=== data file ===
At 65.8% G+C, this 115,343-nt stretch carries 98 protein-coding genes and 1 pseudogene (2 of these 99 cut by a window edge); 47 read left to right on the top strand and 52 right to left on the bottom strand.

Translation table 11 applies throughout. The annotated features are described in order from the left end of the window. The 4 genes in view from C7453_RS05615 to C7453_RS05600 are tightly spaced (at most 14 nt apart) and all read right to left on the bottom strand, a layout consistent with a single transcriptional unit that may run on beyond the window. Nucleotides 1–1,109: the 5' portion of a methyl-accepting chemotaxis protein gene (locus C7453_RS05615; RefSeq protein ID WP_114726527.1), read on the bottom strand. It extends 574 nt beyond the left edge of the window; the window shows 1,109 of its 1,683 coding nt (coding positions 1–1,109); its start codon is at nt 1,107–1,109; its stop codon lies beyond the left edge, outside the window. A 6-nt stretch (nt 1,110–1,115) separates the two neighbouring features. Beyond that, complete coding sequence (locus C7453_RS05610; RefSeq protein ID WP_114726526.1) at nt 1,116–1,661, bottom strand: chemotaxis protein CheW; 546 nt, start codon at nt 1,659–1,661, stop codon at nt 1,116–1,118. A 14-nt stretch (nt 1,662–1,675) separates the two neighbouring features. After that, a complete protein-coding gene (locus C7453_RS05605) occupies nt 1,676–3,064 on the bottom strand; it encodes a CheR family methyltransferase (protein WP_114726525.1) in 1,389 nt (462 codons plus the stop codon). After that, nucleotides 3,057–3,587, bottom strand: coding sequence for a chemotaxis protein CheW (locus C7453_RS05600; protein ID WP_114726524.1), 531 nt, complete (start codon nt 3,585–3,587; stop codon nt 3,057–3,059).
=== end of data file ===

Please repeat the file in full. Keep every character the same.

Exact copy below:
At 65.8% G+C, this 115,343-nt stretch carries 98 protein-coding genes and 1 pseudogene (2 of these 99 cut by a window edge); 47 read left to right on the top strand and 52 right to left on the bottom strand.

Translation table 11 applies throughout. The annotated features are described in order from the left end of the window. The 4 genes in view from C7453_RS05615 to C7453_RS05600 are tightly spaced (at most 14 nt apart) and all read right to left on the bottom strand, a layout consistent with a single transcriptional unit that may run on beyond the window. Nucleotides 1–1,109: the 5' portion of a methyl-accepting chemotaxis protein gene (locus C7453_RS05615; RefSeq protein ID WP_114726527.1), read on the bottom strand. It extends 574 nt beyond the left edge of the window; the window shows 1,109 of its 1,683 coding nt (coding positions 1–1,109); its start codon is at nt 1,107–1,109; its stop codon lies beyond the left edge, outside the window. A 6-nt stretch (nt 1,110–1,115) separates the two neighbouring features. Beyond that, complete coding sequence (locus C7453_RS05610; RefSeq protein ID WP_114726526.1) at nt 1,116–1,661, bottom strand: chemotaxis protein CheW; 546 nt, start codon at nt 1,659–1,661, stop codon at nt 1,116–1,118. A 14-nt stretch (nt 1,662–1,675) separates the two neighbouring features. After that, a complete protein-coding gene (locus C7453_RS05605) occupies nt 1,676–3,064 on the bottom strand; it encodes a CheR family methyltransferase (protein WP_114726525.1) in 1,389 nt (462 codons plus the stop codon). After that, nucleotides 3,057–3,587, bottom strand: coding sequence for a chemotaxis protein CheW (locus C7453_RS05600; protein ID WP_114726524.1), 531 nt, complete (start codon nt 3,585–3,587; stop codon nt 3,057–3,059).